Their business is technology and business is good.
The Vancouver Island Technology Park rolled into 2013 with new companies, new ideas and a new leader on the way to take over one of the region’s biggest economic drivers.
“The park plays a big role in the economy of Victoria. We want to continue to play that role and expand that role as we develop,” says park controller Glynn Jones. “It is 90 per cent occupied while things are slow. It will continue to be successful and have a bigger continued impact for the entire region.”
The controller for the University of Victoria properties took over administrative duties from former president Dale Gann whose position was eliminated in lieu of an as yet unfilled chief executive officer position expected to handle all UVic’s non-academic real estate, including the 14-hectare VITP and Swans Hotel and Brew Pub among others.
The restructuring sees the search for a leader continue while tech companies continue to seek out the tech park – evidenced by eight new companies joining the fold, raising the numbers to more than 30, despite a flat economy.
With plans for two new phases and a new 80,000-square-foot facility awaiting the economic growth to green light the project, Jones says the park is ready to take the next step, but waiting for the right market conditions.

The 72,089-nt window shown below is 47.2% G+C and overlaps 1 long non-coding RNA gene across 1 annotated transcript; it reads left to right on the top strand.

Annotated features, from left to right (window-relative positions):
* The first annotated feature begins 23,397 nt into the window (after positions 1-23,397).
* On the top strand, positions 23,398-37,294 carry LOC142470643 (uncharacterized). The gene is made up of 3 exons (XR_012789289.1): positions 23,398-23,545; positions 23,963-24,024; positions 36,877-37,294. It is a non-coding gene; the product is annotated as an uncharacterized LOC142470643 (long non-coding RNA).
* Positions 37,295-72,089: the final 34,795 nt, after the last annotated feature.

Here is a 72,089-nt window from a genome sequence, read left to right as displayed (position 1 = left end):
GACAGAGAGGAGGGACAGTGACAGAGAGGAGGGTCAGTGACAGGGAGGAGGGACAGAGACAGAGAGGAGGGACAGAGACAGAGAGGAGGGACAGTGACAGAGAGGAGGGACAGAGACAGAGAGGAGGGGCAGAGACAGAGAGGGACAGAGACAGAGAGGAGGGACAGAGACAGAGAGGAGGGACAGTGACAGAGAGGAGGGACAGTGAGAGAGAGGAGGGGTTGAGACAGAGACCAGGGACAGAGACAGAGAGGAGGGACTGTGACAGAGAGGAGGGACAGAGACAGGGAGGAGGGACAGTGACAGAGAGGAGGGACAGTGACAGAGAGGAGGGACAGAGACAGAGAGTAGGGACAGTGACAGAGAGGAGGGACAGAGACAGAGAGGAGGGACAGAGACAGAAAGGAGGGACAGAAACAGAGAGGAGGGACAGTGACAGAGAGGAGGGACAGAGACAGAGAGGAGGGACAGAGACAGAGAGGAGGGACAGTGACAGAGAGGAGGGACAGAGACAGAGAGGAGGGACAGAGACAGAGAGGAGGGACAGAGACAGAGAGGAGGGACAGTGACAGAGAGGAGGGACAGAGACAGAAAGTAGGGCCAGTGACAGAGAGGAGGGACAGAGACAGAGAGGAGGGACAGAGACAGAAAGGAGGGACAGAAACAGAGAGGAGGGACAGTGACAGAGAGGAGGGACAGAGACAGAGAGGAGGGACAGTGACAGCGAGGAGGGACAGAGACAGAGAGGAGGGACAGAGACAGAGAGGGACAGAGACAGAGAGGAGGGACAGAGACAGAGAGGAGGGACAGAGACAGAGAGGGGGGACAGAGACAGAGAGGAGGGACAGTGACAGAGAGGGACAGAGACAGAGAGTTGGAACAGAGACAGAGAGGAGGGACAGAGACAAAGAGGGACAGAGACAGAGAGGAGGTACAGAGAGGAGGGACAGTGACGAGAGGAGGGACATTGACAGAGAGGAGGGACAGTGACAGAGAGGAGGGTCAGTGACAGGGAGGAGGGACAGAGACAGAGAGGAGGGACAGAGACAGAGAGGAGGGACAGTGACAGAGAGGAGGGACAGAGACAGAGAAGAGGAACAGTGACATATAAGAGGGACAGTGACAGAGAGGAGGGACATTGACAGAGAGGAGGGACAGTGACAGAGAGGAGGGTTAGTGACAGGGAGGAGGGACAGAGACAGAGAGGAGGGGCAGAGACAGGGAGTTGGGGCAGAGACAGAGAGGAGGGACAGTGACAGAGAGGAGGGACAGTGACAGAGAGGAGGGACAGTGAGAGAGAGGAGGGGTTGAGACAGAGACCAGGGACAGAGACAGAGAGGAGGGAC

“There is a plan for the next building and three more buildings which could accommodate a lot of growth as the years unfold,” he says. “It is a question of economics and government policy. Victoria is a great destination.”
While the nature of the tech sector has most employees working quietly behind closed doors protecting industry secrets, the park’s marketing co-ordinator Melanie DeCorte envisions a day when residents and visitors alike see Victoria as much for the tech as for the tourism.
“Vancouver Island is going to be known for its technology sector,” DeCorte says. “Technology is going to be huge in Victoria soon – so it is nice to be associated with that.”
A UVic economic impact study released last year estimated the park generated $317 million to the Canadian economy and supported 2,000 direct and indirect jobs, and helped make high-tech surpass tourism as the region’s largest industry.
VITP only plans to add more office and lab space to the 191,000-square-foot facility, including plans DeCorte can yet divulge. In coming years she estimates number of companies under the park umbrella will close in on 40 to 50, spanning medical and gene research, telecommunications, software development and marine science technology.
“It is exciting … I will see first-hand all the growth, the new things up and coming and new business up and coming and the new trends,” DeCorte says. “We are proud to have these companies here. When you think of Victoria and technology, (VITP) is the first thing that comes to mind.”